Instead, the rules and habits developed spontaneously over time. They have taken the form of language, etiquette, common law, commercial law, barter, trade with money and prices, etc. As Hayek wrote in Law, Legislation, and Liberty, “the cultural heritage into which man is born consists of a complex of practices or rules of conduct which have prevailed because they made a group of men successful.”

An important point is that those rules were “not adopted because it was known that they would bring about desired effects” (that is, not on the basis of reason) but because the rules “secured that a greater number of the groups or individuals practicing them would survive.”

The traditions, habits, and customs (what we call “institutions”) that fostered survival remained; those that didn’t disappeared along with the bands or tribes that practiced them.

So my first argument is that understanding, preserving, and sharing the great ideas of the past may be more important than we think, since we have a profound ignorance of what has made societies successful. Philosophy and literature, for example, have been valued in the past. Perhaps they will be again—and perhaps they are sustaining us now in ways we don’t realize.

Hayek has a chapter in his last book, The Fatal Conceit, in which he identifies religion, especially monotheistic religion as one of those “beneficial traditions” that have “been preserved and transmitted at least long enough to enable those groups following them to grow, and to have the opportunity to spread by natural or cultural selection.”

He doesn’t know whether religion will be necessary to perpetuate good societies in the future. But he doesn’t rule that idea out. In a parallel way, I believe that the loss of respect and understanding of our culture may have impacts we can’t predict.

That’s my pedestrian defense.

But I also have another defense. The intellectual debate of which Hayek was a part—the conflict between reason and tradition—has raged since at least the 18th century, with roots much earlier. When Enlightenment thinkers (Voltaire, Descartes, Rousseau) tossed out religion and custom, they replaced them with a belief in reason and, specifically, in the idea that rational men and women can abandon the forces from the past that led to the creation of our society and, instead, construct society along the lines of rational social justice.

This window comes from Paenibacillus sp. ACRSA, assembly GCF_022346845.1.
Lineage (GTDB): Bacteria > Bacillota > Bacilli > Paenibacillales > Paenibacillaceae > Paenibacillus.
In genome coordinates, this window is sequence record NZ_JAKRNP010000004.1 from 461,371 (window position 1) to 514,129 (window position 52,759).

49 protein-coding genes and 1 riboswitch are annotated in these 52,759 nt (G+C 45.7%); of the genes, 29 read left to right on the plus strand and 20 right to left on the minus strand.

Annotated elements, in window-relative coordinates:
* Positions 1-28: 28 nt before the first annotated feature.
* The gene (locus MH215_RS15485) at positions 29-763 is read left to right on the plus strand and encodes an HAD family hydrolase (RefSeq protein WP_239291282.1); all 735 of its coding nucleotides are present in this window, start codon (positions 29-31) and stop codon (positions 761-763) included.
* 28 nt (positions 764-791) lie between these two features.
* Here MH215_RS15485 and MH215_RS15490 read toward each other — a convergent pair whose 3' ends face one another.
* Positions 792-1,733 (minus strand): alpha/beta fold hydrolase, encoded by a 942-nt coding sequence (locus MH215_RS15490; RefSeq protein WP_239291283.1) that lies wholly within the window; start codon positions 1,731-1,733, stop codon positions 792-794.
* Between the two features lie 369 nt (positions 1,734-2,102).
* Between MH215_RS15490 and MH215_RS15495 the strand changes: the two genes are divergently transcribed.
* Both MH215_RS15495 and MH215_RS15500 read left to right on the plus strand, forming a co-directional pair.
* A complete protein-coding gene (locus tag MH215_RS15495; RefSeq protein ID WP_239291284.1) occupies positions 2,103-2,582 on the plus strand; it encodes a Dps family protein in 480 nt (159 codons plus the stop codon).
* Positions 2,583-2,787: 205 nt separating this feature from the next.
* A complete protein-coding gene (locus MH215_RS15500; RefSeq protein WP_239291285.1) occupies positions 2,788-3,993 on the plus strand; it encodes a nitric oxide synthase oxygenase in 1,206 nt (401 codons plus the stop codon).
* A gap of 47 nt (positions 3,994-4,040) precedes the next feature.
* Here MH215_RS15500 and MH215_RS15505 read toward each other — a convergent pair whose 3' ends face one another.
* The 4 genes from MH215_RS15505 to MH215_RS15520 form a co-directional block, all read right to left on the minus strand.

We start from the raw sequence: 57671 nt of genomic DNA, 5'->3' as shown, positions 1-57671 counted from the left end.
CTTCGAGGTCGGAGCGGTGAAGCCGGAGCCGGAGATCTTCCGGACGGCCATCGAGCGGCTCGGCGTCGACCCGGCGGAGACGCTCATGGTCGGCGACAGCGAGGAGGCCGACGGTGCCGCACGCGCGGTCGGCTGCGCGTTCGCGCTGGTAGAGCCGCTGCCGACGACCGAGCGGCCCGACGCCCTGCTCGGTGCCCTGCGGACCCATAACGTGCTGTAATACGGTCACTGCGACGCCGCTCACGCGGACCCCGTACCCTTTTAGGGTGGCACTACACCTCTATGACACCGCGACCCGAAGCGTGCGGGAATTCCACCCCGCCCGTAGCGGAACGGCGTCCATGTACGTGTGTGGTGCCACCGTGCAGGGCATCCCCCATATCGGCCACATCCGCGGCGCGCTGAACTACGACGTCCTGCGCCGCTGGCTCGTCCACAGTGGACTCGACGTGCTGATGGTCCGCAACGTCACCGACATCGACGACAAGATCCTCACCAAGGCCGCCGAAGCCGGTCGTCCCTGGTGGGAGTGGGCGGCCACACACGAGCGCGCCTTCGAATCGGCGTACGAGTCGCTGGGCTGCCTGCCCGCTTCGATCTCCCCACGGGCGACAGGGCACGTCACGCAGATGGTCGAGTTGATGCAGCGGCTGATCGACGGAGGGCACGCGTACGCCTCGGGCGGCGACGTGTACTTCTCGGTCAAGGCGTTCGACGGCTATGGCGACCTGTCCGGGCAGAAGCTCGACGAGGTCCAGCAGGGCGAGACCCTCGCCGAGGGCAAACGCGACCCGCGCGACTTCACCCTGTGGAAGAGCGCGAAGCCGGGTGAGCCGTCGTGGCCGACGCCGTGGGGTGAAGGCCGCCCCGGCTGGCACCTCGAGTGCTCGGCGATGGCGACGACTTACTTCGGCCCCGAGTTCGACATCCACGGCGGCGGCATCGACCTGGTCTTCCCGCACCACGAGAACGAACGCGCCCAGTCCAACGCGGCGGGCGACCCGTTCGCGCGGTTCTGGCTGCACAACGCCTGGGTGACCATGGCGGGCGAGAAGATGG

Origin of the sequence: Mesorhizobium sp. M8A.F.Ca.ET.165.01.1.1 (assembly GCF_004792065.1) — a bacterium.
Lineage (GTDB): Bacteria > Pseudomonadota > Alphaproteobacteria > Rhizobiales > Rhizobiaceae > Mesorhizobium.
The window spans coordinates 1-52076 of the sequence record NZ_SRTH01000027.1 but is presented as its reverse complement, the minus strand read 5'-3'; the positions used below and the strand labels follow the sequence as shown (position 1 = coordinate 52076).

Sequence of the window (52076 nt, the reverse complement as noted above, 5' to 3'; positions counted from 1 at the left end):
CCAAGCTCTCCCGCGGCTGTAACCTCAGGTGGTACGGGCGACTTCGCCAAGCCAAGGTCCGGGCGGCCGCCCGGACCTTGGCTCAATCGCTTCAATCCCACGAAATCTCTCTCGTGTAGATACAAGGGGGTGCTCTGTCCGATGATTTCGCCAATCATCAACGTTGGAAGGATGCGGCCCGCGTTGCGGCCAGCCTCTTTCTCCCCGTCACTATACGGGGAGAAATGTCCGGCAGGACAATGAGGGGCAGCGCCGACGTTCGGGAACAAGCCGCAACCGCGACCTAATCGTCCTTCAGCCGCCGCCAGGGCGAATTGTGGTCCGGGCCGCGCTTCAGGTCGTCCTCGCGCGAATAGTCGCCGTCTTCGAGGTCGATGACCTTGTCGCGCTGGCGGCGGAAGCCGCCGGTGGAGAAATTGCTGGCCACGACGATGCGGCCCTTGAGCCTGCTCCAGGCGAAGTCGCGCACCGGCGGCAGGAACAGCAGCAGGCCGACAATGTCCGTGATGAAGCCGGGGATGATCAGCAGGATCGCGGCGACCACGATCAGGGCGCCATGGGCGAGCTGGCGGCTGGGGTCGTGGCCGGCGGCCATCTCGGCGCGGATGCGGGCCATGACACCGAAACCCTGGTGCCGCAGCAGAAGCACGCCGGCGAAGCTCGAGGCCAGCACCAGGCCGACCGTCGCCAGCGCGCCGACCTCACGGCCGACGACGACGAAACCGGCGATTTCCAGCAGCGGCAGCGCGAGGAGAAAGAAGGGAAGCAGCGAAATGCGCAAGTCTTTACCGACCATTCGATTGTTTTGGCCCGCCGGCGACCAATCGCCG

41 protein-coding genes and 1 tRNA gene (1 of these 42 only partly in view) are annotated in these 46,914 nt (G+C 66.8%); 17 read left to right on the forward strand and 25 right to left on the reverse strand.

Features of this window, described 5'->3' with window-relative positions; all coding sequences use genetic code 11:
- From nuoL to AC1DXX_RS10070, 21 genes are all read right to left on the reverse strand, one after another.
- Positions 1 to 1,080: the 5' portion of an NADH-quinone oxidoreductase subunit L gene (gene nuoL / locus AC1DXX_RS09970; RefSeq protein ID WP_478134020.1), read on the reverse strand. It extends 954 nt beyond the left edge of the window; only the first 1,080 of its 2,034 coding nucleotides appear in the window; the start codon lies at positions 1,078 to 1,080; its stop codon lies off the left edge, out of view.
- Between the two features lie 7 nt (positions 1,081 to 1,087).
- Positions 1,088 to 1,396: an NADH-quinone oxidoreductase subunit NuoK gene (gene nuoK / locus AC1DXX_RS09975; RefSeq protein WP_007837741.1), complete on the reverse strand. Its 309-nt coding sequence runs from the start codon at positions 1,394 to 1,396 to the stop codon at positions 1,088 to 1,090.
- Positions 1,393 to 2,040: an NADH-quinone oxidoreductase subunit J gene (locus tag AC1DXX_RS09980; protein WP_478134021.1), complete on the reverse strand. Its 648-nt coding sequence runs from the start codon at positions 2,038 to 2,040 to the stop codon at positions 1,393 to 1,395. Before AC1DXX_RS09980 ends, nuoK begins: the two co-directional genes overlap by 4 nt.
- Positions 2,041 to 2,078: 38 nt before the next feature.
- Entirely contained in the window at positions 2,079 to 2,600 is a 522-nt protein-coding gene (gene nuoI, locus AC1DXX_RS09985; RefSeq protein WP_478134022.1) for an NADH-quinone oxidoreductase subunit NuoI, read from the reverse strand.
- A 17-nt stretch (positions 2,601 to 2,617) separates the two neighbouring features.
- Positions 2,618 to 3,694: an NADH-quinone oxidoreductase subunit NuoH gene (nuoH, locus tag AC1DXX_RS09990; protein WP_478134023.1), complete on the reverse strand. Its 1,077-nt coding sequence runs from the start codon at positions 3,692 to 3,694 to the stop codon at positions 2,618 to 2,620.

Faith in reason and in the construction of social justice has won politically in many places and eras, with results ranging from the Reign of Terror after the French Revolution to the tragedies of Marxism and National Socialism. The concept lives in the Ivory Tower, where the humanities and other disciplines lean far in that direction.

But the alternatives, with their respect for custom and the knowledge contained in tradition, are also preserved in our universities, in the works of Burke, Smith, Locke, and many others. I don’t think the university can totally and forever abandon the other side of the great debate. For that reason, too, I want to see the humanities kept alive in universities—as long as universities are a major part of our society.

In sum, we do not really know, especially at any point in time, what forces give a society its strengths. But it seems reckless to discard the intellectual traditions of the past that have supported us for so long. The humanities may provide a rudder that we don’t even perceive now but whose loss we would recognize by our drifting and purposelessness.